Two male Mallards on North Saskatchewan River. October 14, 2018. Henrietta Muir Edwards Park, Edmonton, Alberta. Continue reading Synchronized preening
A little burst of colour in the middle of winter. February 20th, 2017. Fish Creek Provincial Park, near Votier’s Flats. Continue reading Mallard Pair
Mr. Molting Wood Duck got a bit startled by Miss Mallard who was most definitely going to preen on her favourite rock. He moved over and gave her some space but she insisted he get off completely.
After the mating season, male Mallards start to molt. They look a little sickly as little beige patches appear on their lovely green heads. I only discovered a few months ago that some birds have different breeding and non-breeding plumage. The last few weeks, I’ve been watching the male Mallards change with excited anticipation. When, when, when will I see a fully morphed male? I … Continue reading Molting male Mallards
While I was photographing yellow flag irises at the Lost Lagoon, a clutch of Mallard ducklings and their mother swam by. They were moving along much faster than the ones I saw at Trout Lake. Once in a while, one of the ducklings would beat its partially developed wings and run over the surface of the water. Very cute! And one duckling would usually lag behind. I counted 11 ducklings. In the picture above, Mama Mallard is waiting for the slow poke.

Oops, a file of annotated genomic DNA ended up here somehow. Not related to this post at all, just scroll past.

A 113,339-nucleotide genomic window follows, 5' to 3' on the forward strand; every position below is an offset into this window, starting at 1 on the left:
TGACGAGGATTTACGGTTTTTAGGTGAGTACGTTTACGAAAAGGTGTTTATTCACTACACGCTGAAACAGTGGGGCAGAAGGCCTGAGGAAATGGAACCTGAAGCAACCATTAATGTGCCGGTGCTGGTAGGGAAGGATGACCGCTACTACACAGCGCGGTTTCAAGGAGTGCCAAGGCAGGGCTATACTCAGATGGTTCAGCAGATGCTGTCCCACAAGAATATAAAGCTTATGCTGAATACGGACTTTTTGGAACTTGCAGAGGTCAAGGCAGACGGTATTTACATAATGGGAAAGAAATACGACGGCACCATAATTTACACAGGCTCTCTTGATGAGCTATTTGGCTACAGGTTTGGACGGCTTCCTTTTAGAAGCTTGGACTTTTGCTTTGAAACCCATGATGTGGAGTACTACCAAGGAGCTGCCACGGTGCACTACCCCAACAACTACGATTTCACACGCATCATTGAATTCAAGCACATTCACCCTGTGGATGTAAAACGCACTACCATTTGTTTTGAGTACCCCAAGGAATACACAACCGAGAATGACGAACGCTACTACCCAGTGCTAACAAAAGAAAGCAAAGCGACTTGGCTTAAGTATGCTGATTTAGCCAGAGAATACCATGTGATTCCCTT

The slow poke.
Continue reading “Another clutch of ducklings”
I was taking pictures of yellow water lilies on the south end of Trout Lake, when I sensed something moving near my feet. Ducklings!!! I guess people have been feeding them since they weren’t very wary of my proximity. They let me stay within two or three feet as they swam along the shore and occasionally walked onto the sand. Continue reading Mama Mallard and her six ducklings
Little miss Bufflehead.
Continue reading “Guest appearance: Bufflehead pair”
There was a song sparrow hopping along the boardwalk that leads to the lake. It was a little too far and a little too mobile for my camera to focus on it well. By chance, this picture also has Mallards (4 males and one female), American Wigeons (3 males one female), a Common Merganser (female) and a Ring-necked Duck (male). As I walked around the … Continue reading A sparrow and four duck species!
Male and female mallards with their bills tucked away. John Hendry Park (Trout Lake), Vancouver, Canada.